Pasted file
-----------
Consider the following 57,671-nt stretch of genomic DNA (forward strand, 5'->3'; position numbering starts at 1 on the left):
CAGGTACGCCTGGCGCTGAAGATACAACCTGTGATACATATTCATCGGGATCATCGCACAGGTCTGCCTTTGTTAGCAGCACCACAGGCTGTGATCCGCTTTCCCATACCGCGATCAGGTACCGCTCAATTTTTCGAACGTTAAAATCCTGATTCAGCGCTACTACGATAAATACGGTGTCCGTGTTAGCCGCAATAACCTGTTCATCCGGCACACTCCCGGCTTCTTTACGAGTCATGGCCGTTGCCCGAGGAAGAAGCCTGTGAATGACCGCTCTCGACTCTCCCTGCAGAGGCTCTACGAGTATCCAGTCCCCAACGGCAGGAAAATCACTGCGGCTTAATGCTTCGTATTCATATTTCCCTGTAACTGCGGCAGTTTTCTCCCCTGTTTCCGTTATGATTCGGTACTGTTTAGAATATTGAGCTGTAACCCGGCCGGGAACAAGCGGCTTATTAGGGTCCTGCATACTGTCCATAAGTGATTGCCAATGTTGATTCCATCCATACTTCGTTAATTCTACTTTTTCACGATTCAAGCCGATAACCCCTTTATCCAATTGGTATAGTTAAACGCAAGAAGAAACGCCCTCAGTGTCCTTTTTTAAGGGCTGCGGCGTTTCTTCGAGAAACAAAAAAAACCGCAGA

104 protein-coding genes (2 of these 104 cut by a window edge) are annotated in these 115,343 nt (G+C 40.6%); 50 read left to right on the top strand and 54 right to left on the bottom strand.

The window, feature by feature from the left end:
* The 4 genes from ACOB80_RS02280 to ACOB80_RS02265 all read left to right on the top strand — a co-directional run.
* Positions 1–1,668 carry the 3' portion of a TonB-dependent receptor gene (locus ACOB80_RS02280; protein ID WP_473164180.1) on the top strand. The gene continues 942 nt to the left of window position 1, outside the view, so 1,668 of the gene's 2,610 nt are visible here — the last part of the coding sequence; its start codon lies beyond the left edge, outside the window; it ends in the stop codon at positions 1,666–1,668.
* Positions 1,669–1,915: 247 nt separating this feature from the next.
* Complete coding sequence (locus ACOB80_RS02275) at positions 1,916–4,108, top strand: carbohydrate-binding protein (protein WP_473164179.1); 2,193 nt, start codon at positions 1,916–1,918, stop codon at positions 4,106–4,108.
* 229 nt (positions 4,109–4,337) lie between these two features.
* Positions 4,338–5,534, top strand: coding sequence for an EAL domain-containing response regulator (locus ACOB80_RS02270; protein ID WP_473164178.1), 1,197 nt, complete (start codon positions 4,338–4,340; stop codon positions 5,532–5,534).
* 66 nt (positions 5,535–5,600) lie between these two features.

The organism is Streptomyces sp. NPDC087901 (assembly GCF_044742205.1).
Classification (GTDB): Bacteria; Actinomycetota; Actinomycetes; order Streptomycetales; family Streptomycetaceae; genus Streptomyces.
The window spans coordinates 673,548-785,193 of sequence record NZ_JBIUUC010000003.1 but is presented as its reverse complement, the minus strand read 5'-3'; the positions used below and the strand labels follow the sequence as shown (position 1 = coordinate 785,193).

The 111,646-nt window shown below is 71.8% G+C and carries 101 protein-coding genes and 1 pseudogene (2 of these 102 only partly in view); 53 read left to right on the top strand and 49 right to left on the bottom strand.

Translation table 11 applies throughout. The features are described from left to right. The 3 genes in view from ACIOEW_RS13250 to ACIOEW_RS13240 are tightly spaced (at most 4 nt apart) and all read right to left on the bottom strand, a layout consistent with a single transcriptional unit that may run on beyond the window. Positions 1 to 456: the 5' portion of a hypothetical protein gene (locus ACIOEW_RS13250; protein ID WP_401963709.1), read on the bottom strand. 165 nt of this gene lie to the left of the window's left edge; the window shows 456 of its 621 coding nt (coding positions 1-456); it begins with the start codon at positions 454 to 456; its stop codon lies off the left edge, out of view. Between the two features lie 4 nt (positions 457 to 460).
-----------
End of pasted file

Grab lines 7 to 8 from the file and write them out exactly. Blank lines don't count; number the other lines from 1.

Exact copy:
* Positions 1,669–1,915: 247 nt separating this feature from the next.
* Complete coding sequence (locus ACOB80_RS02275) at positions 1,916–4,108, top strand: carbohydrate-binding protein (protein WP_473164179.1); 2,193 nt, start codon at positions 1,916–1,918, stop codon at positions 4,106–4,108.